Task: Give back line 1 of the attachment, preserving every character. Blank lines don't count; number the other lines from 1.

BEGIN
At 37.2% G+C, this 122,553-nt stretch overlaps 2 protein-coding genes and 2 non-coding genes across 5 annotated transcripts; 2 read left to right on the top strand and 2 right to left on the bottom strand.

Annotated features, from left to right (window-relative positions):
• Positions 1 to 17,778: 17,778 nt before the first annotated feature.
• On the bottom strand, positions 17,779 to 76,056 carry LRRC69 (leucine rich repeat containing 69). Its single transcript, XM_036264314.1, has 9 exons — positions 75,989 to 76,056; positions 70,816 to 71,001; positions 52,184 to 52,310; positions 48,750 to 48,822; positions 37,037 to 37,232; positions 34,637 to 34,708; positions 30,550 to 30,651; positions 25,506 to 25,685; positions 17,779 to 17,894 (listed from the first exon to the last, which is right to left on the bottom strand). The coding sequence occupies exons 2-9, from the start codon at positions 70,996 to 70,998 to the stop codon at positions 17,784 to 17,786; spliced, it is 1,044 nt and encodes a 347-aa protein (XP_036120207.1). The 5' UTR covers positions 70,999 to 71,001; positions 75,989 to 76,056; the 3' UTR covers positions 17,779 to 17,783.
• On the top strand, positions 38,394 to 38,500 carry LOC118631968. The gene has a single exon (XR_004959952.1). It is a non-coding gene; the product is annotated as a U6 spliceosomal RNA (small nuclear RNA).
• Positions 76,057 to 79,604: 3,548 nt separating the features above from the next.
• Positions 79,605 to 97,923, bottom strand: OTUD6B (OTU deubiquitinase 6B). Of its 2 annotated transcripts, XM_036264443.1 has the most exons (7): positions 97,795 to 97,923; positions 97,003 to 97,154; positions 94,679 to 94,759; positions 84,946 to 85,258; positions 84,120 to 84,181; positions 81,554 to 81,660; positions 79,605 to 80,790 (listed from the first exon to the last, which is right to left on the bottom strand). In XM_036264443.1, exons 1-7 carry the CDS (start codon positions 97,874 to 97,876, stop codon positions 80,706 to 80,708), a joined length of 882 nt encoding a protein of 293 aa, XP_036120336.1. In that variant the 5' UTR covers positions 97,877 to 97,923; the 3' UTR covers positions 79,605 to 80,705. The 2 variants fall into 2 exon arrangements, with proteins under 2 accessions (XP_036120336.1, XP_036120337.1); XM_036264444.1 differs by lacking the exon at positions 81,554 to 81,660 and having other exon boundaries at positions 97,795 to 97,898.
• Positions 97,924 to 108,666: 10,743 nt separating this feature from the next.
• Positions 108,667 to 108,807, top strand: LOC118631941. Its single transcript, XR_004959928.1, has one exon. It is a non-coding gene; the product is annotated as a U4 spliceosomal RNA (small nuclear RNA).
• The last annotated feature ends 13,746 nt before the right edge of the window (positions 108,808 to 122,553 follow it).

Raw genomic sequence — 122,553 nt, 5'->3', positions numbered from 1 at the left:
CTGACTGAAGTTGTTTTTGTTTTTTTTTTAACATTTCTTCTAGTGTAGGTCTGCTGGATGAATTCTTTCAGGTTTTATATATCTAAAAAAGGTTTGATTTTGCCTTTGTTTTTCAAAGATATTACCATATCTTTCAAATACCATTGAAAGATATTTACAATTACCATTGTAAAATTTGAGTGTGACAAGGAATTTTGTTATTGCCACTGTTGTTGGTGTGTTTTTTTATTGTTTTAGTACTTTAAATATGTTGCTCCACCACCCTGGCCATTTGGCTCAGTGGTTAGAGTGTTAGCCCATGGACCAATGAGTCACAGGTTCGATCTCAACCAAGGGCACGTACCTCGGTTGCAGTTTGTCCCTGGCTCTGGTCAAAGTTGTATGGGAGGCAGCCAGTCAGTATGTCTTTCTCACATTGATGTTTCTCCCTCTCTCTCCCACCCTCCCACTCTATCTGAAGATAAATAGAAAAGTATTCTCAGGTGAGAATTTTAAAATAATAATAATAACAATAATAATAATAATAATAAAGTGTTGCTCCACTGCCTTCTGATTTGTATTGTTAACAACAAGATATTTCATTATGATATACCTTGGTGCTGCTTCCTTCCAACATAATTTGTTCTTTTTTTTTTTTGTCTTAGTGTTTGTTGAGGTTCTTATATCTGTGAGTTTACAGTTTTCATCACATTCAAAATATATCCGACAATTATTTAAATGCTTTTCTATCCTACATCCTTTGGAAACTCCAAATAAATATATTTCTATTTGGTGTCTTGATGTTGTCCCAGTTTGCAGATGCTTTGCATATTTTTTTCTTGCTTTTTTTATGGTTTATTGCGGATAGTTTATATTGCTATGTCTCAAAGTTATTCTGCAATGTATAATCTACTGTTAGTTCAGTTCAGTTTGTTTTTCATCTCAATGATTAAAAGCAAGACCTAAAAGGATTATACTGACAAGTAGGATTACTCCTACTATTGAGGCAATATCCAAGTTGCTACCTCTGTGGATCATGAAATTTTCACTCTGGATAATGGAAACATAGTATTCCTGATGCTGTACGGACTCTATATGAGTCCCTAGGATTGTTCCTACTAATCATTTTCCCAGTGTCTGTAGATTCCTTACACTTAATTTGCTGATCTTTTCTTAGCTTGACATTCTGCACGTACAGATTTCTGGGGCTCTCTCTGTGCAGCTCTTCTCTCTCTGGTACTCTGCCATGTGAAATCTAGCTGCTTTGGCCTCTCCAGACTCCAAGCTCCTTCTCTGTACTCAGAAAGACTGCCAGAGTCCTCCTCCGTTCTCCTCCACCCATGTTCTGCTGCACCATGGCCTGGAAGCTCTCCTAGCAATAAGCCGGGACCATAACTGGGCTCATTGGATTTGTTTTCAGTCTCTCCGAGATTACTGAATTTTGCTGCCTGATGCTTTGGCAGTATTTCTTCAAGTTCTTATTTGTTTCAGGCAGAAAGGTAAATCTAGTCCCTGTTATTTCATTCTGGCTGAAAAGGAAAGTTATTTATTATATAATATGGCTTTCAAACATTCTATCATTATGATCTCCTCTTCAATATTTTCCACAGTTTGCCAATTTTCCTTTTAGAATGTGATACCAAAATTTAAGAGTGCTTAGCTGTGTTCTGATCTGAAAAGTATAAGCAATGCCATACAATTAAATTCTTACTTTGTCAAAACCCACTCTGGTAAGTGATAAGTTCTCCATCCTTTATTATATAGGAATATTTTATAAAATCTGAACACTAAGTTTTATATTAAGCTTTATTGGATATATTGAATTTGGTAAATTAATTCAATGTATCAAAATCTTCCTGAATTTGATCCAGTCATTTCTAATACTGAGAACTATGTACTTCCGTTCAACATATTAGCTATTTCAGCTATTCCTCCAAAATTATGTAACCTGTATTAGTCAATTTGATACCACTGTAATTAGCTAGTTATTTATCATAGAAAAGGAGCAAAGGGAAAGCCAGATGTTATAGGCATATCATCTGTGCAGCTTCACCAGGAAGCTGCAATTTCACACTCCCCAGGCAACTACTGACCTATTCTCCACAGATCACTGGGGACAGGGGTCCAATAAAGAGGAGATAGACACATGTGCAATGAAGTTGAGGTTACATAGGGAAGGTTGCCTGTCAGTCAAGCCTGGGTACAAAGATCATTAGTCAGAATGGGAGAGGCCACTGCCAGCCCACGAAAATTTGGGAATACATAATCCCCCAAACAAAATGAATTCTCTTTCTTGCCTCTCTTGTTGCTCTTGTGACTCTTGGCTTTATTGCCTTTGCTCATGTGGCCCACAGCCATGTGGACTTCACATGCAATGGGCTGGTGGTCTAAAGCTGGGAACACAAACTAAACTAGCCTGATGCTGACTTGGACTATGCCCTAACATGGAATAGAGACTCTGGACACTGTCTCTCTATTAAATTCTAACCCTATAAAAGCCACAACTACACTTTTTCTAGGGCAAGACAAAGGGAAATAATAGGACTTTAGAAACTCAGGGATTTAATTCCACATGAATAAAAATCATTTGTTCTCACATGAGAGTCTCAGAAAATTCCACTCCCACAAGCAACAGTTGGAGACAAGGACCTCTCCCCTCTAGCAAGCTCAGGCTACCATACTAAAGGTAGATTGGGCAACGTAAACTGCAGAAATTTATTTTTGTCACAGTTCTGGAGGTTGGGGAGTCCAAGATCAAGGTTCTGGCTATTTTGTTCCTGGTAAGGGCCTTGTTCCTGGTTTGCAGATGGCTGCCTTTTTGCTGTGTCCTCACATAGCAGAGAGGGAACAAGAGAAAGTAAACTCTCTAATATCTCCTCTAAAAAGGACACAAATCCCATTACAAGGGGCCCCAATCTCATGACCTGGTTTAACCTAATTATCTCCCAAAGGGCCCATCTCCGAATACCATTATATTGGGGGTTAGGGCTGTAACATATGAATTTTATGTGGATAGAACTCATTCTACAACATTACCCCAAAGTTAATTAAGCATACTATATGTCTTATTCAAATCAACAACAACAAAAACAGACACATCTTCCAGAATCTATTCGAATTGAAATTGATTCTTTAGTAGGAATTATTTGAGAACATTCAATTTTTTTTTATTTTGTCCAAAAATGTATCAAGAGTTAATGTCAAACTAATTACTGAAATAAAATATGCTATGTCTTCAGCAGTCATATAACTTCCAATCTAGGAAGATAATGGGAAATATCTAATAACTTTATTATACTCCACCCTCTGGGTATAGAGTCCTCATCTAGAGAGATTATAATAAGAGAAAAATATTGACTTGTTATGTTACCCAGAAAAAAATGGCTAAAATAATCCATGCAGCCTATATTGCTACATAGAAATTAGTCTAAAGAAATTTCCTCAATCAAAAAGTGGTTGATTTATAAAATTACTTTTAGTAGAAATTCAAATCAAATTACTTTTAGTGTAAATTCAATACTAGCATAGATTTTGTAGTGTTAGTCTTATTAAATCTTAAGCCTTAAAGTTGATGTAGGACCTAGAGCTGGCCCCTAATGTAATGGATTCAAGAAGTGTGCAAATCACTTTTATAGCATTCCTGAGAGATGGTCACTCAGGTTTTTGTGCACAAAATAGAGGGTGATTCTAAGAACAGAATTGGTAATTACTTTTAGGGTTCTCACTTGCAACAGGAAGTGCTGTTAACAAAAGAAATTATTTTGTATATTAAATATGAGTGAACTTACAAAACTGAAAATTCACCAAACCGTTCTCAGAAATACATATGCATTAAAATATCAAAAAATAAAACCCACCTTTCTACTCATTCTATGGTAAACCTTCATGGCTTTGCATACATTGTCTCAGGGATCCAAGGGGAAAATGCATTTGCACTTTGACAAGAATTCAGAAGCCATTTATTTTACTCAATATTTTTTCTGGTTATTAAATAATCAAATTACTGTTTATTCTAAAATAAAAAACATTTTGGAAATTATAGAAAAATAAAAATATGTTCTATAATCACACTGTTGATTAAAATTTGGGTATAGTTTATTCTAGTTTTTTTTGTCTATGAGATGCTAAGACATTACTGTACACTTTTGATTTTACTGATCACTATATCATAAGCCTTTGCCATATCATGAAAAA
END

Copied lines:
At 37.2% G+C, this 122,553-nt stretch overlaps 2 protein-coding genes and 2 non-coding genes across 5 annotated transcripts; 2 read left to right on the top strand and 2 right to left on the bottom strand.